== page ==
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Meet the Su-35: Could Russia’s Best Fighter Get Wiped Out in Ukraine?

Su-35 Russia
Su-35 fighter. Image Credit: Creative Commons.

While she is not a stealth fighter like the F-22 or F-35, the Su-35 is perhaps Russia‘s best operational fighter jet. And in Ukraine all is not going to plan: Russia’s Su-35 Flanker-E has a mixed record in Ukraine. It has reportedly been shot down by surface-to-air missiles and maybe even a MiG-29 destroyed at least one in a dogfight. It has since adjusted its tactics to focus on suppressing Ukrainian air defenses rather than just executing air superiority missions. The Sukhoi Su-35 has been hyped as a fourth-generation ‘++’ fighter – not stealthy – but still a powerhouse in the skies.

Let’s take a closer look at what the Su-35 has been up to in the war in Ukraine and see if it is living up to its reputation.

Trouble in Contested Skies

A confrontation with at least one Ukrainian MiG-29 and S-300 surface-to-air missile didn’t go well for the Su-35S in early March. The Ukrainian military claimed two of the Flanker-E fighters were shot down. The Su-35S should be superior to the MiG-29, but in this dogfight (if reports are true), it appears that pilots on the Ukrainian side got the best of the Russians. “So far, the enemy predominates in the number and quality of the aircraft and weaponry, but not the skills,” the Ukrainian military said.

Taking Out Enemy Radar to Incapacitate Air Defenses

Besides dogfighting, the Su-35S airplanes began to execute suppression of enemy air defense missions. On March 8, the Russian Ministry of Defense released a photo of a Su-35S with two anti-radiation missiles, according to Janes.

The Su-35S was armed with Kh-31P missiles in order to destroy radar installations. The Kh-31P is a supersonic weapon that travels at MACH 1.8 and is supposed to be impervious to countermeasures.

Su-35 Engines Make It Agile

The Su-35S is actually based on the Su-27M. But the Su-35S has better thrust-vectoring engines. Twin Saturn AL-41F1S turbofans give the Su-35 agility to outrun other fourth-generation fighters. The twin engines provide the fighter with a maximum speed of 1,550 mph and a ceiling of 59,050 feet. These specs are supposed to make the Su-35 super maneuverable in aerial combat.

Su-35 Is Well-Armed, As You Would Expect from a Fourth-Generation ‘++’ Fighter

The airplane can carry a full complement of missiles and smart bombs. This includes a 30mm autocannon. There is 17,630 pounds of payload with 12-external points. It deploys a diverse range of air-to-air, air-to-ground, the afore-mentioned anti-radiation, plus anti-ship missiles. Smart munitions include TV, laser, and satellite-guided bombs. The Su-35S can also perform close air support which it exhibited during the Russian intervention in the Syrian civil war.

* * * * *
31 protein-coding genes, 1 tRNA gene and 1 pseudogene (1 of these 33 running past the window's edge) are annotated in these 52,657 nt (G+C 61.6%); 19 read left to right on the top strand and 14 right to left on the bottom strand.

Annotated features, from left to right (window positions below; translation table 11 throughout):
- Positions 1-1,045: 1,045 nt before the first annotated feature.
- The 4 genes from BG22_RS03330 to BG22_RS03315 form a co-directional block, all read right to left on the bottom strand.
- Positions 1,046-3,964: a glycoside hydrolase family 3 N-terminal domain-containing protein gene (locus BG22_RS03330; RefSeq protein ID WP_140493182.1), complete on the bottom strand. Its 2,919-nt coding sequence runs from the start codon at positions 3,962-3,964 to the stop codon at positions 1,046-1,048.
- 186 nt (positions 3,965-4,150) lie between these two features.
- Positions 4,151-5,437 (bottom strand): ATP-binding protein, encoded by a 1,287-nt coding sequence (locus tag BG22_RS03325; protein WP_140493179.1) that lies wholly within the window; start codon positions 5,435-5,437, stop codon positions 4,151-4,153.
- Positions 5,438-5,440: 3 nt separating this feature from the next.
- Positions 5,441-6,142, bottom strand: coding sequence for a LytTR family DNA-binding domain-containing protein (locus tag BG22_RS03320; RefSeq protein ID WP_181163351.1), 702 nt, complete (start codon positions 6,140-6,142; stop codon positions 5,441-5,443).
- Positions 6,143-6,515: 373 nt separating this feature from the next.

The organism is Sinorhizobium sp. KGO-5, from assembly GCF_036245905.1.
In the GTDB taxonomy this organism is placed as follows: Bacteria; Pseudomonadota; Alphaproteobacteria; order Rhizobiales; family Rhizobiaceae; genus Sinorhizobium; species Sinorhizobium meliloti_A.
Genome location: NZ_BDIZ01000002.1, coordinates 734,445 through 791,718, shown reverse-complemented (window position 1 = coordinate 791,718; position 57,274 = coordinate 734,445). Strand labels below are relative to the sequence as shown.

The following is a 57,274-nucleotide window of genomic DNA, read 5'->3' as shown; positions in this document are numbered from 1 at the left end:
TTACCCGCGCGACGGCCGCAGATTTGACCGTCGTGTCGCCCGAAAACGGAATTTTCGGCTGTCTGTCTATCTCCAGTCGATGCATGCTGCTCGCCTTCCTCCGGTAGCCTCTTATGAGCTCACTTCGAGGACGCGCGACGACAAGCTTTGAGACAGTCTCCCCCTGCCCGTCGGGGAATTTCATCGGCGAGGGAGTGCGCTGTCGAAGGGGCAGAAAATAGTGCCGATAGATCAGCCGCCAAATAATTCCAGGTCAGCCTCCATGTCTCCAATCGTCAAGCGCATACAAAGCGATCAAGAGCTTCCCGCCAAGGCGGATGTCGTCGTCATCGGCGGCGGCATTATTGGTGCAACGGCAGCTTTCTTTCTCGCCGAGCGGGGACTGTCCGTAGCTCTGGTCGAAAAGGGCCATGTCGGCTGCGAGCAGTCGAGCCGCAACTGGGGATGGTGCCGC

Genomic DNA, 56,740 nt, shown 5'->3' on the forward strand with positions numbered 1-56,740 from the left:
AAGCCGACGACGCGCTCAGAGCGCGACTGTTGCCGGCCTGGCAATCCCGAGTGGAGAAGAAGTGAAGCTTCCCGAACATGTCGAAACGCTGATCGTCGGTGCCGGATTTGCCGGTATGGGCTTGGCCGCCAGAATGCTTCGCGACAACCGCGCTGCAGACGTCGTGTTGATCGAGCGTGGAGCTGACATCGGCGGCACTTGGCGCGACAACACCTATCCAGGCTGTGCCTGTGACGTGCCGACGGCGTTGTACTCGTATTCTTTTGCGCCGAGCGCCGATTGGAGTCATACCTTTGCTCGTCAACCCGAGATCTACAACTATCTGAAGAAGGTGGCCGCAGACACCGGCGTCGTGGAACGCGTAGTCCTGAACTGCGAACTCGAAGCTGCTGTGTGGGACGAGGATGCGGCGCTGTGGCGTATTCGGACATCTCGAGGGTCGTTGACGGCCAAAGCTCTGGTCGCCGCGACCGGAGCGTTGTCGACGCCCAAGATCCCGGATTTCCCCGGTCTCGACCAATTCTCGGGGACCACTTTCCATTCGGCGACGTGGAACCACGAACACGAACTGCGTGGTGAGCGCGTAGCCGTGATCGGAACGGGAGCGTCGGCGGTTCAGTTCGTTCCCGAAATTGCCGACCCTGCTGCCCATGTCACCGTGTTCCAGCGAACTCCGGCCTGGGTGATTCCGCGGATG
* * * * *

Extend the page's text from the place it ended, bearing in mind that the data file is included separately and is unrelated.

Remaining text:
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The Su-35S also has a modern avionics suite. Its Irbis-E passive electronically scanned array radar can track as many as 30-targets at a range of around 217-miles. The Su-35S has strength in numbers.  According to Military Watch Magazine, “With the Su-35 designed to operate in large squadrons and share target data through data links, the situational awareness for a full unit will be far greater than that for a single aircraft.”

Skies Over Ukraine Are Still Contested

By now the Russian air force was supposed to have created air superiority in the skies. That hasn’t happened as the Ukrainian fighter pilots and air defenses have proved their mettle. It’s curious to see how well the Su-35S handles this unexpected adversity. Russian pilots may have come into the conflict over-confident. They also did not foresee the power of the S-300 SAM system. The Russians must be concerned about this development, and this has been exhibited by their use of anti-radiation missiles.

So, the Su-35S will have to be given a ‘C’ grade so far in the conflict. It has not dominated the skies – if reports of its difficulties in dogfighting are true. It should outfly a MiG-29 with no difficulty, so the responsibility lies with the pilots. But there will be ample time for the Russian aviators to adjust in-flight tactics as this war grinds on.

Now serving as 1945’s Defense and National Security Editor, Brent M. Eastwood, Ph.D., is the author of Humans, Machines, and Data: Future Trends in Warfare. He is an Emerging Threats expert and former U.S. Army Infantry officer. You can follow him on Twitter @BMEastwood.

Written By

Now serving as 1945s New Defense and National Security Editor, Brent M. Eastwood, PhD, is the author of Humans, Machines, and Data: Future Trends in Warfare. He is an Emerging Threats expert and former U.S. Army Infantry officer.